The General Layout of the Excretory System: The excretory systems of vertebrates consist of filtration units that allow small molecules from blood to pass out into the urinary space, specialised transporting epithelia that selectively recover certain solutes and return them to the blood, and also recover water in many species, and drainage ducts to take urine out of the body. The lowest vertebrates from only one pair of kidneys, the pronephroi (sing=pronephros), that consist of a few primitive nephrons connected to an unbranched nephric duct.
More advanced classes (fish, amphibia) go on to form a second pair of kidneys, the mesonephroi, each of which also consists of a linear array of nephrons attached to the unbranched nephric duct, posterior to the pronephros. In the male, there may be a connection between the mesonephros and gonad.
Amniote classes (reptiles, mammals, birds) form a third pair of kidneys, the metanephroi, which are the only ones that persist into adult life and are what people normally mean when they say 'kidney'; at the moment, almost all of this database is concerned with metanephric kidneys. The metanephric kidneys differ from their predecessors by being compact rather than elongated organs, and by being connected only indirectly to the nephric duct.
Development of the metanephric kidney: Development of the metanephric kidney begins later than that of the pro- and mesonephric kidneys. As the neprhic duct extends from these earlier kidneys to fuse with the cloaca at the posterior of the embryo, it gives out a branch, the ureteric bud, which invades a specialised region of intermediate mesoderm called the metanephrogenic mesenchyme (MM). The invasion is probably guided by signals emanating from the MM, although this has not yet been demonstrated.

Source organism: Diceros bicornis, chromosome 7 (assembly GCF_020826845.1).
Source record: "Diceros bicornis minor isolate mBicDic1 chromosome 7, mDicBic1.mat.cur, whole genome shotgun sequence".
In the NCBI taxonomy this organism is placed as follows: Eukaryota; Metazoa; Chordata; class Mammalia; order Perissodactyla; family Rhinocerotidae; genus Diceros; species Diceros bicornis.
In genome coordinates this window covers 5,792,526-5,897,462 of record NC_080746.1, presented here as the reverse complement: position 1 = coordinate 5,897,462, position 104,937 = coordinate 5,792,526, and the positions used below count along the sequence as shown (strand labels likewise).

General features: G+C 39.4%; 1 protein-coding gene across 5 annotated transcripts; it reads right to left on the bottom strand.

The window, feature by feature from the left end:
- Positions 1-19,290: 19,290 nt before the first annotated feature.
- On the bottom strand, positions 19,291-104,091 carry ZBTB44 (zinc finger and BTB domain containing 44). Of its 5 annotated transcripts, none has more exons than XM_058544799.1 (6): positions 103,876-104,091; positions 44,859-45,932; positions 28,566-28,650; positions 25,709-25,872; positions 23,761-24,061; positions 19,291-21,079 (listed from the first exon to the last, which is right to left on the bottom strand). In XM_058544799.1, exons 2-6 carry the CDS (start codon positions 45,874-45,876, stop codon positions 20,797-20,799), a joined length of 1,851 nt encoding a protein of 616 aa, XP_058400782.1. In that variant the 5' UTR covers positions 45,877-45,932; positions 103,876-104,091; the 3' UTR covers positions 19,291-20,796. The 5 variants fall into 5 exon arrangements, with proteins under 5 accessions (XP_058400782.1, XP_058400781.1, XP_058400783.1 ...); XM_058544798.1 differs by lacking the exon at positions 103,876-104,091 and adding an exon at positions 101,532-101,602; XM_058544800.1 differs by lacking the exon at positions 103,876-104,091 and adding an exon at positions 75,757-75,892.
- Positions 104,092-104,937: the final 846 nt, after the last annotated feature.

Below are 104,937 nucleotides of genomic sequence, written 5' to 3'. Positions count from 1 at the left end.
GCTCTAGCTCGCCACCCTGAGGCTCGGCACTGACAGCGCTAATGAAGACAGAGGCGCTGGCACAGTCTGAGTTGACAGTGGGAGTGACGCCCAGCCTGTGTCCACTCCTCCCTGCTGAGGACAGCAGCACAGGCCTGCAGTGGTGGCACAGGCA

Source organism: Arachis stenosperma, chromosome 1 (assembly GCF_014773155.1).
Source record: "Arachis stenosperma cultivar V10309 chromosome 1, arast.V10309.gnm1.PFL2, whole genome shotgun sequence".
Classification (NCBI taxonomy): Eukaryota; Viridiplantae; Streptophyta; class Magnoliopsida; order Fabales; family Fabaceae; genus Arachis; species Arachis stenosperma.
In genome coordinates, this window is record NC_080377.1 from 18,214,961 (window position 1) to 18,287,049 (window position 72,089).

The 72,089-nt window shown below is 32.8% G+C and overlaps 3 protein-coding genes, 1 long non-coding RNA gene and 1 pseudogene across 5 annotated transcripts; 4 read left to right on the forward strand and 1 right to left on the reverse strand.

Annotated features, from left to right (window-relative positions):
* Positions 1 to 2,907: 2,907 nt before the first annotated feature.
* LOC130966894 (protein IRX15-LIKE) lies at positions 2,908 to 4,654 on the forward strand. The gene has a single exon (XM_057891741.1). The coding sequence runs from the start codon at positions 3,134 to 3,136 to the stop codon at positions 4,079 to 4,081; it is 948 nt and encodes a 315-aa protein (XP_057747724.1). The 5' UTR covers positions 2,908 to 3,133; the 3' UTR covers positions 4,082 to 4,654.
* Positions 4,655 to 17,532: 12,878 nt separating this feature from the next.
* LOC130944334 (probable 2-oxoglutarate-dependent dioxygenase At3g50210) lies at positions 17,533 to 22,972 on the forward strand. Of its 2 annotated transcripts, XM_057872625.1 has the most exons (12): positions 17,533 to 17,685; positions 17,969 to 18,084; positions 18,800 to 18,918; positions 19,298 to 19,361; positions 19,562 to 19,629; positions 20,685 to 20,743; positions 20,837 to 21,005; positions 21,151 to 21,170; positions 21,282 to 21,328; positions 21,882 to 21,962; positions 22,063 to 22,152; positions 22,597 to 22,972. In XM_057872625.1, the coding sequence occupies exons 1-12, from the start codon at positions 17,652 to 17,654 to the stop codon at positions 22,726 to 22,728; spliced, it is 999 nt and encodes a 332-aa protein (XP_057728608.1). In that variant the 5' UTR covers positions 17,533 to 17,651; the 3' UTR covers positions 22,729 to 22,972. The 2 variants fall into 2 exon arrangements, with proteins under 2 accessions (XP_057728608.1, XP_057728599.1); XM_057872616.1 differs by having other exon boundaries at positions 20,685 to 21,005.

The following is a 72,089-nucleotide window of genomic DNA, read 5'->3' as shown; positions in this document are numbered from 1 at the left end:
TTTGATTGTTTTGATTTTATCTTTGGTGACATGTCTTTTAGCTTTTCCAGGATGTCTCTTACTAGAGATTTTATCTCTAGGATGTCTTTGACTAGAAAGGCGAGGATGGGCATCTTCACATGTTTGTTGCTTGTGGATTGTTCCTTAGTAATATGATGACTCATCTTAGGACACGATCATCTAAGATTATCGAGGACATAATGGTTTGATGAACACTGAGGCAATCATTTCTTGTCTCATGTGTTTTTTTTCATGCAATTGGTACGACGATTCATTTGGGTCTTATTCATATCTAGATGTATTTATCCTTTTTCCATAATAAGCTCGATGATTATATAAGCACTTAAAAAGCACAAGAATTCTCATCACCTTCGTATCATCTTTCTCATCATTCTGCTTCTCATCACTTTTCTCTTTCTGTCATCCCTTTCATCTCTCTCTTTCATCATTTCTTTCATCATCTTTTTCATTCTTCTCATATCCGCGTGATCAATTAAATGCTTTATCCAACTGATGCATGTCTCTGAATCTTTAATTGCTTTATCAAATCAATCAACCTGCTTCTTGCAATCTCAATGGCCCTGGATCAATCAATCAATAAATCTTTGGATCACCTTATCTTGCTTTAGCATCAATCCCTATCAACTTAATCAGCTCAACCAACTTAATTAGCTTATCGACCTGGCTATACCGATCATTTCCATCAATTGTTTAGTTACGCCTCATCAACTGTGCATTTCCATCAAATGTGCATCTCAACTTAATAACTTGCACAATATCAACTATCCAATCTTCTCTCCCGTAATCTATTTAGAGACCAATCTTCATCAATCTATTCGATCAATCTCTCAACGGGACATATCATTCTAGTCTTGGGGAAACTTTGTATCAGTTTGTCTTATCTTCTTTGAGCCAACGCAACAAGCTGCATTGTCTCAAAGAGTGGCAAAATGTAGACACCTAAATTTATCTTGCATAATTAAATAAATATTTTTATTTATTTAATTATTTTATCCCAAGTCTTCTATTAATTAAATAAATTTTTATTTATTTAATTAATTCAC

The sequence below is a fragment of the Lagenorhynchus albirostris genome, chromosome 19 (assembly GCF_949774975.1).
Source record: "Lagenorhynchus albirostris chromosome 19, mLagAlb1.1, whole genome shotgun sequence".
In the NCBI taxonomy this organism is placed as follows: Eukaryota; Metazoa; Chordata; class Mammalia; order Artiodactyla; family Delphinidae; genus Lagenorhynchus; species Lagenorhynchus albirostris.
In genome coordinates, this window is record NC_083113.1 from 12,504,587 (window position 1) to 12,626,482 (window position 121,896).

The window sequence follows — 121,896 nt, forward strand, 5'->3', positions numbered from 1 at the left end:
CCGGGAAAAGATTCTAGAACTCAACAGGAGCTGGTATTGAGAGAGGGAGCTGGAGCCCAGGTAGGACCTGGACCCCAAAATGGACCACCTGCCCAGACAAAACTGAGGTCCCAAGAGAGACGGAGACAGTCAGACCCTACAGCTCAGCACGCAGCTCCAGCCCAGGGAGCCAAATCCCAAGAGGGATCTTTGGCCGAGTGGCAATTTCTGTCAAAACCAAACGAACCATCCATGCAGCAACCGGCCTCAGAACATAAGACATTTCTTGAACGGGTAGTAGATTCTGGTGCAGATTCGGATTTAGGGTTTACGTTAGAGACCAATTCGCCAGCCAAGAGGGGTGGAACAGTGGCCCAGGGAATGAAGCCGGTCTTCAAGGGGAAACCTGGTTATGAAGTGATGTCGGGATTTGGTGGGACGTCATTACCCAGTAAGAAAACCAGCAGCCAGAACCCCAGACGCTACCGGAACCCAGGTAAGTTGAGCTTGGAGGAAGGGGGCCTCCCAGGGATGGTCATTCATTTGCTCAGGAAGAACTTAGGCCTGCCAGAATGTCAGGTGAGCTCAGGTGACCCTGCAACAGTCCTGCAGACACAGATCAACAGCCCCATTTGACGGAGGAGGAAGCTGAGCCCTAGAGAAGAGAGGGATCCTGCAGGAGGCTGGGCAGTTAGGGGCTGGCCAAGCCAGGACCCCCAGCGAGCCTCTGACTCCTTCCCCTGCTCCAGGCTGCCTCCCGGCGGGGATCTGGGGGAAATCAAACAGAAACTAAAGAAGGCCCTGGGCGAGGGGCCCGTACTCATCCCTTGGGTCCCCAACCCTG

When the ureteric bud makes contact with the MM, a series of inductive signals is exchanged. The MM induces the bud to grow and to branch, so that it arborises to form a tree- like collecting duct system. The ureteric bud induces the MM to gain a stem- cell phenotype and to multiply. It then induces groups of stem cells to differentiate into nephrons, a complex developmental process described in more detail below. As the ureteric bud continues to grow and branch, its tips contact fresh stem cells and induce these into the nephrogenic pathway. There is therefore a gradient of developmental age in a foetal kidney; the outermost cortex is composed of stem cells that are not yet committed to differentiation, the region just inside it contains cells undergoing the earliest phases of nephrogenic differentiation, and the region inside that contains maturing nephrons and supporting stromal cells. In the kidney, geography illuminates history.
Differentiation of nephrons: The process by which disorganised mesenchymal cells become a highly organised epithelial tubule is, perhaps unsurprisingly, complex. For convenience, it can be divided into a number of stages:
Other Events: In addition to the epithelial morphogenesis described above, developing kidneys are vascularised and innervated, and also provided with a protective capsule. Rather little is known about these events, though it is hoped that they will soon have sections of the database to themselves.
Further Information can be obtained from the following reviews;
Return to the Kidney Development Databasehome page
Date of this file 19th April 2000